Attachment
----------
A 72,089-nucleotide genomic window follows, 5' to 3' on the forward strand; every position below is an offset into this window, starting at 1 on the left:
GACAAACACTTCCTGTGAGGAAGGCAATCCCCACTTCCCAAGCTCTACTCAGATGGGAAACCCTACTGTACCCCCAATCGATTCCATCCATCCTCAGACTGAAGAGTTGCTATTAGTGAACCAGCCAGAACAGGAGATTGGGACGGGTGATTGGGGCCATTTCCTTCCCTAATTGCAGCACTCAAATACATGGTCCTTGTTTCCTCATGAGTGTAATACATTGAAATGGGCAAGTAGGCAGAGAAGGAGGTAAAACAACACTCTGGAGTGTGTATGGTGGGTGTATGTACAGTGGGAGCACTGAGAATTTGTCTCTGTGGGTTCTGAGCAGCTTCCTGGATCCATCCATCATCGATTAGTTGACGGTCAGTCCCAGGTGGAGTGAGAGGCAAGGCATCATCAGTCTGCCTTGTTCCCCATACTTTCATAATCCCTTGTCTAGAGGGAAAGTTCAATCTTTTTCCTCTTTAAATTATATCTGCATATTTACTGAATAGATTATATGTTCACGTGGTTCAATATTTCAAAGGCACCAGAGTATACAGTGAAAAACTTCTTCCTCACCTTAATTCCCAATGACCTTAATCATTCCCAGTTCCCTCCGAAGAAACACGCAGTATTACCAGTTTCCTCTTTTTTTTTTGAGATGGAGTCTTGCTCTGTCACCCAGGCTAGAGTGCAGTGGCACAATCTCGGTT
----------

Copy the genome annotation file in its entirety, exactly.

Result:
A 72,089-nucleotide genomic window follows, 5' to 3' on the forward strand; every position below is an offset into this window, starting at 1 on the left:
GACAAACACTTCCTGTGAGGAAGGCAATCCCCACTTCCCAAGCTCTACTCAGATGGGAAACCCTACTGTACCCCCAATCGATTCCATCCATCCTCAGACTGAAGAGTTGCTATTAGTGAACCAGCCAGAACAGGAGATTGGGACGGGTGATTGGGGCCATTTCCTTCCCTAATTGCAGCACTCAAATACATGGTCCTTGTTTCCTCATGAGTGTAATACATTGAAATGGGCAAGTAGGCAGAGAAGGAGGTAAAACAACACTCTGGAGTGTGTATGGTGGGTGTATGTACAGTGGGAGCACTGAGAATTTGTCTCTGTGGGTTCTGAGCAGCTTCCTGGATCCATCCATCATCGATTAGTTGACGGTCAGTCCCAGGTGGAGTGAGAGGCAAGGCATCATCAGTCTGCCTTGTTCCCCATACTTTCATAATCCCTTGTCTAGAGGGAAAGTTCAATCTTTTTCCTCTTTAAATTATATCTGCATATTTACTGAATAGATTATATGTTCACGTGGTTCAATATTTCAAAGGCACCAGAGTATACAGTGAAAAACTTCTTCCTCACCTTAATTCCCAATGACCTTAATCATTCCCAGTTCCCTCCGAAGAAACACGCAGTATTACCAGTTTCCTCTTTTTTTTTTGAGATGGAGTCTTGCTCTGTCACCCAGGCTAGAGTGCAGTGGCACAATCTCGGTT